M8, Can you show some footage?
    Quote Originally Posted by Michael Zhuang
    Footage of who? I don't think those other 2 guys would like me taking video of them.

    But maybe I can take some video of my own game sometime.
    And Kuba has a point....people seeing video footage of you during match play would make it so people had a better understanding of what is going on for you. Not necessary. But it really would help.

    That being said, you are describing the kinds of things that it is very common people below 1800-2000 really need to work on. So....you are not alone. Nothing wrong with needing to handle those weird random balls that you did not expect to come back.
    Setup 1: Blade by Nate: Vortex Spin Machine, FH Evolution MX-K, BH Evolution FX-P
    Setup 2: OSP Virtuoso Plus, FH Rasanter R 48, BH Rasanter R 48
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  12. Michael Zhuang is online now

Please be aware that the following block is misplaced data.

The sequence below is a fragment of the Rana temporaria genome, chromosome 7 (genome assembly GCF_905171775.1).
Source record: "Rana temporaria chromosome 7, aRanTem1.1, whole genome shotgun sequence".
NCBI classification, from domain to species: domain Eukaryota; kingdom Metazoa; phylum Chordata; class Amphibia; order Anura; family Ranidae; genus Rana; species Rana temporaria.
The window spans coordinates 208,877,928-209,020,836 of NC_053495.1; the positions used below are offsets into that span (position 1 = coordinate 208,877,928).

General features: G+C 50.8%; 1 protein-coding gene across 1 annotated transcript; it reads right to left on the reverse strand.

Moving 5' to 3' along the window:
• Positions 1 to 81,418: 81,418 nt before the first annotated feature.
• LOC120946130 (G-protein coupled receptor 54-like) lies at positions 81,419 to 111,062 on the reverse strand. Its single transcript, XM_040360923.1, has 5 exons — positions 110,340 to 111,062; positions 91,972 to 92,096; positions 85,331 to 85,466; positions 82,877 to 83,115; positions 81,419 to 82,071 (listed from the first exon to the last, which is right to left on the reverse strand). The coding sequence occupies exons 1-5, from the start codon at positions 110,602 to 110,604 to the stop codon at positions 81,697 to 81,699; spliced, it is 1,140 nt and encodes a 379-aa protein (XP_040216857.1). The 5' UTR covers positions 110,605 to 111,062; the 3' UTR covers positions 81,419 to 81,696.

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    #12
    But I mostly know what my game looks like. When I get on the attack with my FH loop, I am usually winning the points. When I am giving away cheap points as I described, I am falling behind.

    And I generally have reasonable strategic control when I am serving.

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    #13
    It’s basically a mental thing, you have to teach yourself how to temporarily stop “caring” too much so that you can really play out. If I really want really want to win you can be sure I give away a lot of easy points…

    Cheers
    L-zr

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  14. Michael Zhuang is online now
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    #14
    Quote Originally Posted by Lazer
    It’s basically a mental thing, you have to teach yourself how to temporarily stop “caring” too much so that you can really play out. If I really want really want to win you can be sure I give away a lot of easy points…

    Cheers
    L-zr

    Yes, I will try to think positively and focus on having quality rallies rather than caring too much about the points.


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    #15
    Good luck,
    I think it will but it won’t be easy.

    Cheers
    L-zr